Holy moly, I did not realize how I had subtly become one of those people who pulls out his phone everytime there is more than 2 seconds to kill. The number one thing I have realized through this break is how pervasive and unconscious the habit was. If I hadn't taken the app off of my iPad and my smartphone I would not have been able to do this.

In line at Starbucks, during commercials on a TV show, in (sorry) the bathroom - there were so many times when "just gonna check Facebook for a second" would go through my mind - because it had filled in all the cracks of my time.

The second thing I have learned is Facebook is a medium of indirect and passive communication.

What do I mean? Well, you may not know this about me, but I can be a little shy. No, really. When I need something, or want something, or am upset with someone, I get incredibly anxious about communicating it (hence I know so much about Nice Guys and People Pleasers).

Want some emotional support? Simply write "Feeling so sad today" and people will jump out "Why?" "What's wrong?" "How can I help?"

Want to indirectly call out someone? Simply write something starting like "When will *some* people grow up and get past the drama???"

This passivity and indirectness wastes a lot of time and energy, in my experience.

The third thing I have noticed is I think in Facebook posts now.

When I have a bon mot, or a funny thought, it's "this will be great to post!". Kid doing something cute? "Post it!" Amazing sunset? "Post a pic!". My brain actually processes my life through the lens of Facebook.

Do you get how profound that impact is? We can as human beings choose the lens we look at our experiences through. A more spiritual one might be to look for Love in this moment, or to find the beauty, or Spirit in it. Or to "be here now" to steal from Ram Dass. But no, I am looking at every thought and moment thinking "Facebook worthy?".

The fourth thing I have realized is Facebook has achieved ubiquity and utility status.

I have missed some social news. I have missed some invitations and events. I have realized I don't have active email and snail mail addresses for all my friends anymore. Why? Because of course I could rely on Facebook. "Everyone is there." Right? Well, not at the moment.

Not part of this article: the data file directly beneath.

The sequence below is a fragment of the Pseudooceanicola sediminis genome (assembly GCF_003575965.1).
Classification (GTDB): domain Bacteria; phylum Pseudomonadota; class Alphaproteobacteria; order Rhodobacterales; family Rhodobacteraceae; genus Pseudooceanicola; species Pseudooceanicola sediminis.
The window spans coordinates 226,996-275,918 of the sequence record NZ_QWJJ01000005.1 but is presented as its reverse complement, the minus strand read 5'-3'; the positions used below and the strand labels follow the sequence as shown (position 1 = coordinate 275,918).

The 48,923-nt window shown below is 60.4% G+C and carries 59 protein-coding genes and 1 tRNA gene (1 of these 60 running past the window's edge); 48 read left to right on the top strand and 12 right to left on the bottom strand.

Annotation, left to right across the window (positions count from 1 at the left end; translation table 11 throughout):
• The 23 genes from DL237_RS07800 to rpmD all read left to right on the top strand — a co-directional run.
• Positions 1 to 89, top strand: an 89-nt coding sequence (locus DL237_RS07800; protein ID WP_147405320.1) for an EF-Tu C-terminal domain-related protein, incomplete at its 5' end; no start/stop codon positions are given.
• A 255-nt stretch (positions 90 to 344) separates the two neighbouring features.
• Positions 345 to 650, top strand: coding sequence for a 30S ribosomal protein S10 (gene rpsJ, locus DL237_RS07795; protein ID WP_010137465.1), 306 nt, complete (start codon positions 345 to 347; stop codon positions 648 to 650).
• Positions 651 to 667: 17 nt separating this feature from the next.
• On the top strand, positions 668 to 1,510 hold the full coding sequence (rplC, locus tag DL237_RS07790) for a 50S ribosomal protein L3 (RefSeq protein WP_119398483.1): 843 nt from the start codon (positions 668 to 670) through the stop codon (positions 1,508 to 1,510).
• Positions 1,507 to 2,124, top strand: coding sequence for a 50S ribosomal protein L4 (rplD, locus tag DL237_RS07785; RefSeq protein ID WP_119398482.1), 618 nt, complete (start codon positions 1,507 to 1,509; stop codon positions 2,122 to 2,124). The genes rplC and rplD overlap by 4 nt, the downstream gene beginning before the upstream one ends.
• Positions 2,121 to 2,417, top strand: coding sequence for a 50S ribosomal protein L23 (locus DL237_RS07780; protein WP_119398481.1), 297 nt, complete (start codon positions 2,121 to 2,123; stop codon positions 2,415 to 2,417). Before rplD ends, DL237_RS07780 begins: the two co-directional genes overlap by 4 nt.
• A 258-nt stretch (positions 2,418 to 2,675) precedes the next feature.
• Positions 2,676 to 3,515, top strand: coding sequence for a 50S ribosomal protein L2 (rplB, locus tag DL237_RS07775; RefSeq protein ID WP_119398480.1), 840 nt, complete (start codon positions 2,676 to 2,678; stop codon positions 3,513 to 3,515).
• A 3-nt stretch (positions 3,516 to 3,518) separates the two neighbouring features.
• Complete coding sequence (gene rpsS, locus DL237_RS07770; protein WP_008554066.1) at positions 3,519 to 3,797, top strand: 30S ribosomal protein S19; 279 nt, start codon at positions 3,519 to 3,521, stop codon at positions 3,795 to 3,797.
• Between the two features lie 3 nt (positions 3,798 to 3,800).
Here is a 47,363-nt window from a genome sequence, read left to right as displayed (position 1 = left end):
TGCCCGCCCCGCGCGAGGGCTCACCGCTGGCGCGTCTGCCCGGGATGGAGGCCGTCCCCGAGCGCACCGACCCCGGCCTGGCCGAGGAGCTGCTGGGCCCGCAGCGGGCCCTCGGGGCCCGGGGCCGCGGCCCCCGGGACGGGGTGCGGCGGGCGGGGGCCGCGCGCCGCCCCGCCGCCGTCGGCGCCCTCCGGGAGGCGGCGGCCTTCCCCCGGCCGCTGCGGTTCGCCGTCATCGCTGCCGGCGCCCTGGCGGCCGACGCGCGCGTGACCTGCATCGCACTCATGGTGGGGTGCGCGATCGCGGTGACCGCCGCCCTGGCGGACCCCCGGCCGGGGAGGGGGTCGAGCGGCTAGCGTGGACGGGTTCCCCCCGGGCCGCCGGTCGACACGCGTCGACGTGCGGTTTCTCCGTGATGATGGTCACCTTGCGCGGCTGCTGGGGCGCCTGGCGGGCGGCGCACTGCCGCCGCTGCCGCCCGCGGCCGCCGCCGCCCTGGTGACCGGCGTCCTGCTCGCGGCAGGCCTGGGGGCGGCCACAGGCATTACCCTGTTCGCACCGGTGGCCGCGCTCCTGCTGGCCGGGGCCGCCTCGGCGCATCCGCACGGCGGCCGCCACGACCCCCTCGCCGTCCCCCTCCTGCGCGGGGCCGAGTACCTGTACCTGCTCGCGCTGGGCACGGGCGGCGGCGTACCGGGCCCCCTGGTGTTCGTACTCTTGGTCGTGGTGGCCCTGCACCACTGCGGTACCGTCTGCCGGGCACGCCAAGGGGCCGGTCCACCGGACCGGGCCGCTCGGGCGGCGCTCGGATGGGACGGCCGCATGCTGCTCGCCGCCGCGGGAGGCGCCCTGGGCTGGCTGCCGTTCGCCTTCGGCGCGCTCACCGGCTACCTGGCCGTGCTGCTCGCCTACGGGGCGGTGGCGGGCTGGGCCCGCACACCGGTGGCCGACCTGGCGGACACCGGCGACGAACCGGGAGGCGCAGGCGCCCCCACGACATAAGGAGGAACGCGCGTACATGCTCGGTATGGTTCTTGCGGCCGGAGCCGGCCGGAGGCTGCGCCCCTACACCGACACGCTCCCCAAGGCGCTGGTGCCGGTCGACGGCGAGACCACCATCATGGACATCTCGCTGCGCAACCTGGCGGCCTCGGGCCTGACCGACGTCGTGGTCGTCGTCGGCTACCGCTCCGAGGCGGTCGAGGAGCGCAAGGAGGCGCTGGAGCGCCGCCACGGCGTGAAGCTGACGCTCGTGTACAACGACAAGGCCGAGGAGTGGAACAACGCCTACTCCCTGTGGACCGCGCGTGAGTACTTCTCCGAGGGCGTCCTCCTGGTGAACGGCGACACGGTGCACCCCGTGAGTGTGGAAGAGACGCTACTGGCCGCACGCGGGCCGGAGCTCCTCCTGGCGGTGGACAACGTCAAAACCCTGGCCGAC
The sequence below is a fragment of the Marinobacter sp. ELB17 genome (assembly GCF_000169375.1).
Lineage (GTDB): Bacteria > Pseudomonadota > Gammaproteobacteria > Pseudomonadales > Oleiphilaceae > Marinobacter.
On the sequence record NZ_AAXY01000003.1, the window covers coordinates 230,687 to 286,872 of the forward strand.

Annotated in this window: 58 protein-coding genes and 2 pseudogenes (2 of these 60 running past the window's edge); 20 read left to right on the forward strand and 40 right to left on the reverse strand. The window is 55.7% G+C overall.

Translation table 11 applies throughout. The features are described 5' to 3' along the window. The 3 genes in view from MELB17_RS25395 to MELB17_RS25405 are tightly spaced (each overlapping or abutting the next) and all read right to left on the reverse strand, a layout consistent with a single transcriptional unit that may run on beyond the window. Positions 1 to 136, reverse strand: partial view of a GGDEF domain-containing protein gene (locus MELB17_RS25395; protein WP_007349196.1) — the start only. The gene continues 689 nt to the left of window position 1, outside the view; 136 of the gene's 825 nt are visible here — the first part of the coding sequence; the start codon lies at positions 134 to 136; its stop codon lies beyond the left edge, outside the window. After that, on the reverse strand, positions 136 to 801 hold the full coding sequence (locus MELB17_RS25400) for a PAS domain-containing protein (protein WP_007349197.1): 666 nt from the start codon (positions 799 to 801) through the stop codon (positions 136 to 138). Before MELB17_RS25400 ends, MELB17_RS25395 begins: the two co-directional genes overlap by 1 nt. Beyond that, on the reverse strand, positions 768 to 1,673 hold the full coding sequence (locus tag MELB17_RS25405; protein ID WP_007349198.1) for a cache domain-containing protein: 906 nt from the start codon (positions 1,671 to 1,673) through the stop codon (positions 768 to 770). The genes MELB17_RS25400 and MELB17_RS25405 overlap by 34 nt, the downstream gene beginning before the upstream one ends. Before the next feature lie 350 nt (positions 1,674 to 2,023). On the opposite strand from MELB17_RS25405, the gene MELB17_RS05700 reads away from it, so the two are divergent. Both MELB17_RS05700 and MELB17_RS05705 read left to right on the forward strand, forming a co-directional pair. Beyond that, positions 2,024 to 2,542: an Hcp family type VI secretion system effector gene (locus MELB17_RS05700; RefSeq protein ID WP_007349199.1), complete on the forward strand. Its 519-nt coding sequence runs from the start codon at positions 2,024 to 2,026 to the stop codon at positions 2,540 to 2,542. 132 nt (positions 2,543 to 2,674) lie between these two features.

I know there's been a lot of controversy about the Facebook Messenger App. I can see it more clearly now. If you can become the utility underlying all social communications you pretty much rule the world. Pretty insane to think how quickly this has all come about.

Finally, in two weeks off I feel like I have a great deal more of my mind back.

By that I mean, I realize I was spending a huge amount of my brain power thinking not only about who knew what about MY life, but tracking the lives of several hundred people. SEVERAL HUNDRED!

I'm a psychotherapist by trade, and remember my supervisor (the amazing Alexandra Onno) once saying (in regards to our work) - "That's a lot of psyches to hold space for". And that was just about 25-30 clients a week. Not the 338 people, which is the average number of Facebook friends a person has according to recent research.

There is space now for other things - reading books, exercising, talking with my wife, praying, meditating, just being in the moment!

I encourage anyone out there to try this, just as an experiment. I'd love to hear your experiences, too.

My best to you,
Peter Hannah MA LMHC

Tuesday, October 7, 2014

My Facebook Fast - the Fascinating Response from Friends

So I am about a week into my Facebook fast. I'll be writing about some of my experiences with it in a future blog post.

But the thing I wanted to share quickly was a response I got from a half a dozen friends - the SAME thing - when I posted that I was going offline (from FB at least).

"Are you OK?"

They were sincerely worried. I guess in this day and age, removing yourself from the electronic town square (and announcing you are doing so) must seem worrisome.

I am OK, by the way, but I am definitely wanting to see more clearly the impact of Facebook on my life, my mood, my habits, my productivity, my marriage - everything. And the only way I know how to do that is by stepping away from it fully for a while.

Anyone else tried a Facebook fast?

"I Don't" as an Optimal Way For Saying "No"!

I was bowled over this morning reading a great article in Business Insider that held a good tool for the Nice Guys and the People Pleasers of the world. It was an approach to saying No and turning down requests I hadn't thought of before.

Here's the pertinent piece of the article:

Overworked and overburdened is a recipe for unhappiness. So if you want to be happy, get some quick wins by saying no.